Illegal downloading has become arguably the most addressed issue within discussions about the contemporary TV climate.  With the insane popularity of Game of Thrones, HBO’s first full-scale foray into the fantasy genre, the debate has reached entirely new heights.

The show first premiered in early 2011 to both audience and critical acclaim. It’s set in a fantastical parallel universe and tells the story of the violent contest for the Iron Throne of Westeros.  If you want to learn more about the series, check it out at http://www.imdb.com/title/tt0944947/.

The DVD sales for the first season were the highest of any HBO series to date. But what’s more impressive is the number of both legal and illegal downloads of the show.  Episodes from the second season were, reportedly, downloaded via public torrent trackers around 2.5million times per day… each!

Don’t worry, I’m not going vomit up my own moral stance on downloading. That’s been done so many times on similar blogs that it’s become a cliche. Instead, I thought it would be interesting to look at the opposing media-outlet groups who have varied opinions on the subject and examine why they think the way they do.

On one hand, we have the mainstream media.  These guys, in general, condemn unauthorised downloads as immoral, potentially damaging to the respective industry, and just plain stealing!

 “The fact is that piracy is killing the industry. What we are talking about is actually a criminal act. We need to change all our attitudes towards illegal downloading and recognise that it is theft”

Read more: http://www.metro.co.uk/news/817878-illegal-downloading-cost-1-4bn#ixzz23iFD1U5j

One the other hand, we have the bloggers.  Those technologically-savvy individuals who spew their opinions into the figurative ‘blogosphere’ and expect others to read and care (myself included).  This group tends to support the opposite contention, and argue that quality TV should be free for all.  They view the whole issue as HBO’s own problem for making the show inaccessible to many, and they see little-no ethical problems with downloading shows for free.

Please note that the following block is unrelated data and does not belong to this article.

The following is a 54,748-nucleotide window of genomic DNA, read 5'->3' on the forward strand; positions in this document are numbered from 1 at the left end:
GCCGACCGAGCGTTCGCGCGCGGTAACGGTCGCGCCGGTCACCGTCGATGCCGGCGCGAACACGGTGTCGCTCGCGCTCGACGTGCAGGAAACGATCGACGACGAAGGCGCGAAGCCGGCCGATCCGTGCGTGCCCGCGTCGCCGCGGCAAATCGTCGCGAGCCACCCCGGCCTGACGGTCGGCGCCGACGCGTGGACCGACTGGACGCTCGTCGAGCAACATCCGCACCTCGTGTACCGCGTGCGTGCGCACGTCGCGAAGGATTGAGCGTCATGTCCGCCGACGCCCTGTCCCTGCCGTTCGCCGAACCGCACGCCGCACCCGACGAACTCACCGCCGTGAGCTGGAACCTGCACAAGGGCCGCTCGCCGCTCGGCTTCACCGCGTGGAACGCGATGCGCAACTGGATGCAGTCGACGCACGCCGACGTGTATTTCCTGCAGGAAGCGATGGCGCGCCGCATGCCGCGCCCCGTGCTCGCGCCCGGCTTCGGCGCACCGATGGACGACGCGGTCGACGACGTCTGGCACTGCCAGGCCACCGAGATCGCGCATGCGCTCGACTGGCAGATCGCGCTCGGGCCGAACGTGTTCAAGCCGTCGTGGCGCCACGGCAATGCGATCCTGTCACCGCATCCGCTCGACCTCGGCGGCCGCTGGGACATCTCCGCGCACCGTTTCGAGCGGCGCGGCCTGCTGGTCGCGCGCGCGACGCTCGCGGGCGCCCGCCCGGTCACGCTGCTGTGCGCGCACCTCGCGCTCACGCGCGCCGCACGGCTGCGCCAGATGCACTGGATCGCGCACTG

“The new episodes aren’t available on Hulu, Netflix, or iTunes, and you need cable to access HBO Go. So… why not download when HBO makes access so difficult?”

“Read more: http://www.uproxx.com/tv/2012/05/a-lot-of-people-are-illegally-downloading-game-of-thrones/#ixzz23gTlwpKI

They both have valid points!  HBO don’t make it easy, or cheap, to watch Game of Thrones legally.  But on the flip side, downloading is lowering the profitability of the network, which will threaten the likelihood of continued production of high-budget shows like Game of Thrones! So why such opposing stances on the same issue?

With the mainstream media, it’s nice and simple; they are trying to discourage the unlimited sourcing of free content.  As the ‘getting-all-of-your-information-for-free’ trend extends from entertainment into the realm of news and current affairs, mainstream media sees it as their prerogative to discourage such ideas.

The bloggers, on the other hand, are a much more complex and interesting bunch. We have to consider them as both producers and consumers of information.  They operate within a domain that gives them almost complete agency for free speech.  A blogger is used to being able to express their opinion and obtain the opinions of others FOR FREE! They view non-material, intellectually entertaining content as the property of the people because that’s what they produce/consume in everyday blogging life. Hence, in the mind of the contemporary blogger, the occasional download is simply them exercising their right to consume information.

Oh well, either way Game of Thrones is still ridiculously awesome!